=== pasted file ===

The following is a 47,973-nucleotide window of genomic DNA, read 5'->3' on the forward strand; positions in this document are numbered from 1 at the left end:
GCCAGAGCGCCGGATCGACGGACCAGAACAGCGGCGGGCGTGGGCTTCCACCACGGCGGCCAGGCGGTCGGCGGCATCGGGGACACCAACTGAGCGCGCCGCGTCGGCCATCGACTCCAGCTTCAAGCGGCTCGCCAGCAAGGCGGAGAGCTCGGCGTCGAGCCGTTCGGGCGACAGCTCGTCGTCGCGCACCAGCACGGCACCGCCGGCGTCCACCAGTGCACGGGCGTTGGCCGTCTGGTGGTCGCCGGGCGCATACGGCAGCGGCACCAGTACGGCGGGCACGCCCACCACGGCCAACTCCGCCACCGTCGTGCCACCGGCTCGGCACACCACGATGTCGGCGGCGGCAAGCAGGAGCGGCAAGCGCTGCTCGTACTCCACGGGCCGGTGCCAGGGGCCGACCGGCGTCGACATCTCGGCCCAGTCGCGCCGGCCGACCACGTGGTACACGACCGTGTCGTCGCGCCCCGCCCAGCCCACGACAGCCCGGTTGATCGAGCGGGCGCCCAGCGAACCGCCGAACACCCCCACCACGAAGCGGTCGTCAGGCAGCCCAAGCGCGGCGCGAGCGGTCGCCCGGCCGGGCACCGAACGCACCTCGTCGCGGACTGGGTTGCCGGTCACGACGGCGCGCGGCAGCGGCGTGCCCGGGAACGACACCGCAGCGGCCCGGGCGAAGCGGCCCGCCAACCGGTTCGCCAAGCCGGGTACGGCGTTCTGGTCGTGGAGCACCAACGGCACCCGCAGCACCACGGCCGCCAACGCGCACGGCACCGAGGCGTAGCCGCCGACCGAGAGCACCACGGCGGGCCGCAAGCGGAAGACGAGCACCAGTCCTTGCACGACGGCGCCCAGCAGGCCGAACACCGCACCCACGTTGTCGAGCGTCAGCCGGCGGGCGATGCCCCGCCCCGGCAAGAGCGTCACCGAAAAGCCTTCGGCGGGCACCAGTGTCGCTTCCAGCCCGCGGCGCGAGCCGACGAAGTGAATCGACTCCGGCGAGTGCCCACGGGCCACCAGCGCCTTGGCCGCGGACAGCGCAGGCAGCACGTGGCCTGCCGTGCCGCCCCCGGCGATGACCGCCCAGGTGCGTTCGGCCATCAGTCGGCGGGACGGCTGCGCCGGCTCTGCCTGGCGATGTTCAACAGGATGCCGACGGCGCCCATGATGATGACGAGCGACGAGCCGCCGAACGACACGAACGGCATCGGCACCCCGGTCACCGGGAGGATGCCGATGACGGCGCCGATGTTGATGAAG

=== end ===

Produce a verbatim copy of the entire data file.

The following is a 47,973-nucleotide window of genomic DNA, read 5'->3' on the forward strand; positions in this document are numbered from 1 at the left end:
GCCAGAGCGCCGGATCGACGGACCAGAACAGCGGCGGGCGTGGGCTTCCACCACGGCGGCCAGGCGGTCGGCGGCATCGGGGACACCAACTGAGCGCGCCGCGTCGGCCATCGACTCCAGCTTCAAGCGGCTCGCCAGCAAGGCGGAGAGCTCGGCGTCGAGCCGTTCGGGCGACAGCTCGTCGTCGCGCACCAGCACGGCACCGCCGGCGTCCACCAGTGCACGGGCGTTGGCCGTCTGGTGGTCGCCGGGCGCATACGGCAGCGGCACCAGTACGGCGGGCACGCCCACCACGGCCAACTCCGCCACCGTCGTGCCACCGGCTCGGCACACCACGATGTCGGCGGCGGCAAGCAGGAGCGGCAAGCGCTGCTCGTACTCCACGGGCCGGTGCCAGGGGCCGACCGGCGTCGACATCTCGGCCCAGTCGCGCCGGCCGACCACGTGGTACACGACCGTGTCGTCGCGCCCCGCCCAGCCCACGACAGCCCGGTTGATCGAGCGGGCGCCCAGCGAACCGCCGAACACCCCCACCACGAAGCGGTCGTCAGGCAGCCCAAGCGCGGCGCGAGCGGTCGCCCGGCCGGGCACCGAACGCACCTCGTCGCGGACTGGGTTGCCGGTCACGACGGCGCGCGGCAGCGGCGTGCCCGGGAACGACACCGCAGCGGCCCGGGCGAAGCGGCCCGCCAACCGGTTCGCCAAGCCGGGTACGGCGTTCTGGTCGTGGAGCACCAACGGCACCCGCAGCACCACGGCCGCCAACGCGCACGGCACCGAGGCGTAGCCGCCGACCGAGAGCACCACGGCGGGCCGCAAGCGGAAGACGAGCACCAGTCCTTGCACGACGGCGCCCAGCAGGCCGAACACCGCACCCACGTTGTCGAGCGTCAGCCGGCGGGCGATGCCCCGCCCCGGCAAGAGCGTCACCGAAAAGCCTTCGGCGGGCACCAGTGTCGCTTCCAGCCCGCGGCGCGAGCCGACGAAGTGAATCGACTCCGGCGAGTGCCCACGGGCCACCAGCGCCTTGGCCGCGGACAGCGCAGGCAGCACGTGGCCTGCCGTGCCGCCCCCGGCGATGACCGCCCAGGTGCGTTCGGCCATCAGTCGGCGGGACGGCTGCGCCGGCTCTGCCTGGCGATGTTCAACAGGATGCCGACGGCGCCCATGATGATGACGAGCGACGAGCCGCCGAACGACACGAACGGCATCGGCACCCCGGTCACCGGGAGGATGCCGATGACGGCGCCGATGTTGATGAAG